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Hammer Time

 

Some time back, I took a job.

It was Adriaan.  He needed hammers.  Or rather had hammers, but needed handles.

Well, there was a great oversized cobbler's head.  I had seen what I though were big cobbler's heads.  But this one was gigantic.  Baby Huey hammer.  Adorable...

And even though the vermin has been kind of quiet here lately (you wanna get in here A??) if you remember he was getting into some blacksmith work and doing really well for a newbie at it, right out of the box.  So he really needed a solid smithing hammer.  Then of course he sent me a third just because, I guess.

Carving a hammer handle is pretty easy once you get into it. They're basically straight after all.  Drawknives, spokeshaves, scrapers is pretty much all it takes.  A shavehorse makes all this enormously faster and easier but any old bench vise will do, really.  Designing the handle for it's intended purpose and getting it to really work and feel right in the stroke and in the hand?  That takes a little longer and more experience.  There are subtle differences between what will become your favorite hammer and just another candidate on the rack.

Well, I was in love with the cobblers head. Looked like Santa Clause all over the place to me.  For the "art" handle this was the one that appealed most in the looks department.  Had to lay in the palm just right too, or the full effect would have been lost. 

The heavy cross pein smithing head? Well, for close up smithing work where you will be choking up on the handle there is a lot of leeway in design.  But for the full length swing and give it all you got walloping, a guy needs leverage. Tremendously more power you get with more leverage.  This also make the hammer vulnerable since a miss-strike at full tilt can be an instant snap of the handle just below the head.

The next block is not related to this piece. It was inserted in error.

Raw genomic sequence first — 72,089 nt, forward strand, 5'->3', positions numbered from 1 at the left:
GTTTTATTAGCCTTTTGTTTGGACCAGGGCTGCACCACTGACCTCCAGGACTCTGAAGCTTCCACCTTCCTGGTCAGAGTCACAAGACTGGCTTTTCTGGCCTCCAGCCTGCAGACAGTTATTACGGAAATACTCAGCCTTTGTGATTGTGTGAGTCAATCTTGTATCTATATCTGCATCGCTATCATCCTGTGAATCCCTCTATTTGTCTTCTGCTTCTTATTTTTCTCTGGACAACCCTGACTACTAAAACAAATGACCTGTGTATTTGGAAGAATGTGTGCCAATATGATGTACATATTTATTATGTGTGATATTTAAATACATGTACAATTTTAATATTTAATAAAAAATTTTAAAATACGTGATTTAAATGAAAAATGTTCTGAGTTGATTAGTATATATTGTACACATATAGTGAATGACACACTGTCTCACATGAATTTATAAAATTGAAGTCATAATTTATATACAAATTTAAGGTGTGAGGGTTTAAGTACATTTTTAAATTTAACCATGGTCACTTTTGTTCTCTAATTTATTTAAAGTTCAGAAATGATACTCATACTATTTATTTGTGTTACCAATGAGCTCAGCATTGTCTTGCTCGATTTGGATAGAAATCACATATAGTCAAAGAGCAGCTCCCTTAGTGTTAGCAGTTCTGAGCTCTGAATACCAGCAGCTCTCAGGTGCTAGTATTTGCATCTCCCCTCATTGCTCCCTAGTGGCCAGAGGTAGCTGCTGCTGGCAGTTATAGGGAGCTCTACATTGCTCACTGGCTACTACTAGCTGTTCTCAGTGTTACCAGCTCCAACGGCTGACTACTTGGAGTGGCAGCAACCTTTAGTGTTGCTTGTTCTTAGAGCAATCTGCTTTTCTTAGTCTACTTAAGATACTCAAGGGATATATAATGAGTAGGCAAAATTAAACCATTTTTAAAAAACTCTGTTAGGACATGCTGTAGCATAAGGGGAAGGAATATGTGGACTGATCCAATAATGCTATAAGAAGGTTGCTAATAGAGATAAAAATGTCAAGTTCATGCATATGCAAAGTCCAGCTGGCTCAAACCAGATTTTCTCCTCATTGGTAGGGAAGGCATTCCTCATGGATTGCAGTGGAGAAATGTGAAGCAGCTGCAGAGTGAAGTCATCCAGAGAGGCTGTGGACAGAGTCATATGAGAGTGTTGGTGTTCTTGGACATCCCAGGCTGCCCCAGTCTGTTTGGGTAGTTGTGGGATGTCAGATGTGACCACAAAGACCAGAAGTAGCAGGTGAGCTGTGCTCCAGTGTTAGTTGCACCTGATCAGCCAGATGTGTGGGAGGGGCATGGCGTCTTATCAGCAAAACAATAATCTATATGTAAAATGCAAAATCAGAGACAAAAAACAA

We've all seen this, all done this most likely. So this one got the long handle with full hand filling grip and welded straps to take a mistake or two and keep ticking.  They look pretty clean and brightly new here, but a little time will take care of that.  I didn't want to take the patina away from the old veteran head and the new straps left naked like this will rust and crust and settle in real quick.  I expect they are more moved in looking already.

The third was an engineer's pattern.  Nobody's favorite, really.  Just a heavy hand hammer that can do a job, but not much in the appearance department.  Unless strict industrial functional design is your thing.  I figured this one would be the backup hammer. 

Well, it's been a few weeks and they seem to be working out so far.

It's kind of odd trying to put yourself across the country and in another persons body and think what you'd be doing with a tool if you were someone else and try to make it work and then not ever really knowing if they exceeded expectations or could have been better in some way or other.

Adriaan said they were good (thanks again), but I'll never really know... :-)

Want a peek?

yours, Scotty
in Happy Camp, CA
email:  Scott Grandstaff
July, 2007

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